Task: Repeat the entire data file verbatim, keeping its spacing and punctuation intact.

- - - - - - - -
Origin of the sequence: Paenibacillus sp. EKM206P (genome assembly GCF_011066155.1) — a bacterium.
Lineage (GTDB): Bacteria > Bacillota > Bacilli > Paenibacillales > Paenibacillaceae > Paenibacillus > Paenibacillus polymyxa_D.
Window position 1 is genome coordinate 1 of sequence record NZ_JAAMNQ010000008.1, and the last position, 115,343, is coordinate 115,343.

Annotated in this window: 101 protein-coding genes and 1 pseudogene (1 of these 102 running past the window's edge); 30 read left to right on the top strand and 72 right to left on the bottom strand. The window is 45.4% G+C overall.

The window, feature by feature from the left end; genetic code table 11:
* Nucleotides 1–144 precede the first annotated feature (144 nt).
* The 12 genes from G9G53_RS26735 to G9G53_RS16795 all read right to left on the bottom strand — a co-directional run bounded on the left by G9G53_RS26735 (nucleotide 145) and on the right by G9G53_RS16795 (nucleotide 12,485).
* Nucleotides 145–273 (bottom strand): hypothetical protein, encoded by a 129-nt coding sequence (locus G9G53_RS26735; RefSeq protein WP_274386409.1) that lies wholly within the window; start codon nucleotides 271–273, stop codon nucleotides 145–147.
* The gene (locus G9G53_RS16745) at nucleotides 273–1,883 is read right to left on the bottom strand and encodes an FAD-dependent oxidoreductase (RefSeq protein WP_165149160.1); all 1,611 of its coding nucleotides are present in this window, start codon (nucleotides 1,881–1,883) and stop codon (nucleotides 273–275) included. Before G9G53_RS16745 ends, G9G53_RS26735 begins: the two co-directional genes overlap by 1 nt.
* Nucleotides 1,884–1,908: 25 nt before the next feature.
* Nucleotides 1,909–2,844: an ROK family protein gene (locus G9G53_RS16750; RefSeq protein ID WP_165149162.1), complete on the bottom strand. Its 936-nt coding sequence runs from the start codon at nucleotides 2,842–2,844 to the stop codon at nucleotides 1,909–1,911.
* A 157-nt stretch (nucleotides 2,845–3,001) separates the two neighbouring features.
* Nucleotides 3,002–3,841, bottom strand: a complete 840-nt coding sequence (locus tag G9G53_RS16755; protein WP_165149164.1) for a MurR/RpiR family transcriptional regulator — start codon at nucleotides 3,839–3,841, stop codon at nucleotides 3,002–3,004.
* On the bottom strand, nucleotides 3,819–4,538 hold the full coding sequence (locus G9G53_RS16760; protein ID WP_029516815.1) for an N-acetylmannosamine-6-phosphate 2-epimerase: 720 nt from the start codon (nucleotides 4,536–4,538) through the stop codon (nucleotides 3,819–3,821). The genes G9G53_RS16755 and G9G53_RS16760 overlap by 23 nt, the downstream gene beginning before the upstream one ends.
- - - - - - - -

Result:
Origin of the sequence: Paenibacillus sp. EKM206P (genome assembly GCF_011066155.1) — a bacterium.
Lineage (GTDB): Bacteria > Bacillota > Bacilli > Paenibacillales > Paenibacillaceae > Paenibacillus > Paenibacillus polymyxa_D.
Window position 1 is genome coordinate 1 of sequence record NZ_JAAMNQ010000008.1, and the last position, 115,343, is coordinate 115,343.

Annotated in this window: 101 protein-coding genes and 1 pseudogene (1 of these 102 running past the window's edge); 30 read left to right on the top strand and 72 right to left on the bottom strand. The window is 45.4% G+C overall.

The window, feature by feature from the left end; genetic code table 11:
* Nucleotides 1–144 precede the first annotated feature (144 nt).
* The 12 genes from G9G53_RS26735 to G9G53_RS16795 all read right to left on the bottom strand — a co-directional run bounded on the left by G9G53_RS26735 (nucleotide 145) and on the right by G9G53_RS16795 (nucleotide 12,485).
* Nucleotides 145–273 (bottom strand): hypothetical protein, encoded by a 129-nt coding sequence (locus G9G53_RS26735; RefSeq protein WP_274386409.1) that lies wholly within the window; start codon nucleotides 271–273, stop codon nucleotides 145–147.
* The gene (locus G9G53_RS16745) at nucleotides 273–1,883 is read right to left on the bottom strand and encodes an FAD-dependent oxidoreductase (RefSeq protein WP_165149160.1); all 1,611 of its coding nucleotides are present in this window, start codon (nucleotides 1,881–1,883) and stop codon (nucleotides 273–275) included. Before G9G53_RS16745 ends, G9G53_RS26735 begins: the two co-directional genes overlap by 1 nt.
* Nucleotides 1,884–1,908: 25 nt before the next feature.
* Nucleotides 1,909–2,844: an ROK family protein gene (locus G9G53_RS16750; RefSeq protein ID WP_165149162.1), complete on the bottom strand. Its 936-nt coding sequence runs from the start codon at nucleotides 2,842–2,844 to the stop codon at nucleotides 1,909–1,911.
* A 157-nt stretch (nucleotides 2,845–3,001) separates the two neighbouring features.
* Nucleotides 3,002–3,841, bottom strand: a complete 840-nt coding sequence (locus tag G9G53_RS16755; protein WP_165149164.1) for a MurR/RpiR family transcriptional regulator — start codon at nucleotides 3,839–3,841, stop codon at nucleotides 3,002–3,004.
* On the bottom strand, nucleotides 3,819–4,538 hold the full coding sequence (locus G9G53_RS16760; protein ID WP_029516815.1) for an N-acetylmannosamine-6-phosphate 2-epimerase: 720 nt from the start codon (nucleotides 4,536–4,538) through the stop codon (nucleotides 3,819–3,821). The genes G9G53_RS16755 and G9G53_RS16760 overlap by 23 nt, the downstream gene beginning before the upstream one ends.